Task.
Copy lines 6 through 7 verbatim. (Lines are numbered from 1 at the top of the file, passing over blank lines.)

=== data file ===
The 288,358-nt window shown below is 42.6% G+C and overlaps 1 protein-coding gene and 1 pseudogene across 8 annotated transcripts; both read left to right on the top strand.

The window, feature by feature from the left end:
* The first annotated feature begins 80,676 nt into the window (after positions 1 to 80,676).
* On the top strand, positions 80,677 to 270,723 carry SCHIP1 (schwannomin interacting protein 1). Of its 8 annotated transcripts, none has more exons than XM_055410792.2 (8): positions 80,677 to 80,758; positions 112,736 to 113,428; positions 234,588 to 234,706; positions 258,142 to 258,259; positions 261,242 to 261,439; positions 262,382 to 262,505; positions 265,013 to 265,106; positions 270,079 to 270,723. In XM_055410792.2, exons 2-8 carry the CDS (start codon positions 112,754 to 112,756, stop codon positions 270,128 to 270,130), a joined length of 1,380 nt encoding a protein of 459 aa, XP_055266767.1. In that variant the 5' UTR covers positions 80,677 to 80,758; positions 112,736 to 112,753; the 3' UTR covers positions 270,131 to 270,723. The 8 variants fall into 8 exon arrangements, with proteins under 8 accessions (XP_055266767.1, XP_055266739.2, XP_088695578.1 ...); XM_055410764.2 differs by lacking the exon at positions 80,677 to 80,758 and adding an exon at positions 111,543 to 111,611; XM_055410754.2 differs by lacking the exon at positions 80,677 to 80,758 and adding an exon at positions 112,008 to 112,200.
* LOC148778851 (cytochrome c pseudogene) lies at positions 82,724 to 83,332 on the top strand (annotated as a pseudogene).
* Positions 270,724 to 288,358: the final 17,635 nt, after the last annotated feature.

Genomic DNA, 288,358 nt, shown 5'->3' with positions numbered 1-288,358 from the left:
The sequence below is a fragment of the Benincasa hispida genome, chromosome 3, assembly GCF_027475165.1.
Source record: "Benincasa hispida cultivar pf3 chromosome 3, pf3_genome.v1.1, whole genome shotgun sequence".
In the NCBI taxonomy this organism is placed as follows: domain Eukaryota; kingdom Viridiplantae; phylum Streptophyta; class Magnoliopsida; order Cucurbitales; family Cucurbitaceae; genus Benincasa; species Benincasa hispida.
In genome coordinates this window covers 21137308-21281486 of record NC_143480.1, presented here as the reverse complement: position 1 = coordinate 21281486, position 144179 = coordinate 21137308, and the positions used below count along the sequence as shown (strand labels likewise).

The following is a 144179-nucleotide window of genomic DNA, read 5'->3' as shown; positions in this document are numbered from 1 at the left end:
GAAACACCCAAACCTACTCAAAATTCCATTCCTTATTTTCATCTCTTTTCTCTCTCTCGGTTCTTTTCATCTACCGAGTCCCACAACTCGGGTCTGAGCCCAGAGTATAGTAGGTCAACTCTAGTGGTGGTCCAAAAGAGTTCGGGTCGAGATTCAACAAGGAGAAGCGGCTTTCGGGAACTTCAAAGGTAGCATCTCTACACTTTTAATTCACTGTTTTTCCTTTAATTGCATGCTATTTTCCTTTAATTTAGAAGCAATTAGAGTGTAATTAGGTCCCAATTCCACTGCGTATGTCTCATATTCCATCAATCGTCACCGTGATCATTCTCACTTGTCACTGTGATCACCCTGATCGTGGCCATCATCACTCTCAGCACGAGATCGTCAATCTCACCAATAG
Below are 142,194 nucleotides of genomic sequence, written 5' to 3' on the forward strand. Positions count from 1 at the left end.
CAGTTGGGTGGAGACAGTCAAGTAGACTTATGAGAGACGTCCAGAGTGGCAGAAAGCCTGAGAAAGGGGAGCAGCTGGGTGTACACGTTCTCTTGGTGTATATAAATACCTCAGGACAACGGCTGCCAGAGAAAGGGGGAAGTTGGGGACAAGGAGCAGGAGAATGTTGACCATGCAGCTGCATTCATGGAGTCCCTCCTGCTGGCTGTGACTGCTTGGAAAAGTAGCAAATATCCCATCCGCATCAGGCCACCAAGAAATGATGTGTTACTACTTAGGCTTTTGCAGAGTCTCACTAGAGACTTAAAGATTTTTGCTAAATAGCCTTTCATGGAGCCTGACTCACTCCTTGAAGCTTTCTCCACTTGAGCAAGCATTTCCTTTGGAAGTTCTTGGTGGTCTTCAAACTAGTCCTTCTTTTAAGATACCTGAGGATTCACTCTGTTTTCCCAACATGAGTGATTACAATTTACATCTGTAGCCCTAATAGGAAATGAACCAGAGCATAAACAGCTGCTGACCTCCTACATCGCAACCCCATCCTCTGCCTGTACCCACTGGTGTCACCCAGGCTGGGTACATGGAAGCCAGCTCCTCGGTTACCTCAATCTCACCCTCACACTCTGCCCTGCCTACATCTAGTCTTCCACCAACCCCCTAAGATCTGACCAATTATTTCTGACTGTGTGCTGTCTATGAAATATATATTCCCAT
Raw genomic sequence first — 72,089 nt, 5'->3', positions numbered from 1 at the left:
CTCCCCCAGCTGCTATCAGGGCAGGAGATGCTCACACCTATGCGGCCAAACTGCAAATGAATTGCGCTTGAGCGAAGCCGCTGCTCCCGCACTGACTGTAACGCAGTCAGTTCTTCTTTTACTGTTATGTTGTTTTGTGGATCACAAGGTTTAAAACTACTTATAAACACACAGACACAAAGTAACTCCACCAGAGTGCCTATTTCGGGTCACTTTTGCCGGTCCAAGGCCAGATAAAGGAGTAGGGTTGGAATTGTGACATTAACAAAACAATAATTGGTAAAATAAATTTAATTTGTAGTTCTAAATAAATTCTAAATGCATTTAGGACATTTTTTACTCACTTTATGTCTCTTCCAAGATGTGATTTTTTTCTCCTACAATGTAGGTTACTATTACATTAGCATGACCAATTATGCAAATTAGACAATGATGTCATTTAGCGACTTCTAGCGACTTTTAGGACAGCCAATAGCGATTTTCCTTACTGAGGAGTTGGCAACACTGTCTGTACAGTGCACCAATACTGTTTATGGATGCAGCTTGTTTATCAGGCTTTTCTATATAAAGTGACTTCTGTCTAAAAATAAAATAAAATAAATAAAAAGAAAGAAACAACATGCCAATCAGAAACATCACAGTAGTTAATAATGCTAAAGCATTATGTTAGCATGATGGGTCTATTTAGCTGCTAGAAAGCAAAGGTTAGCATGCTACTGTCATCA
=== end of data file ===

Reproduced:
* Positions 270,724 to 288,358: the final 17,635 nt, after the last annotated feature.

Genomic DNA, 288,358 nt, shown 5'->3' with positions numbered 1-288,358 from the left: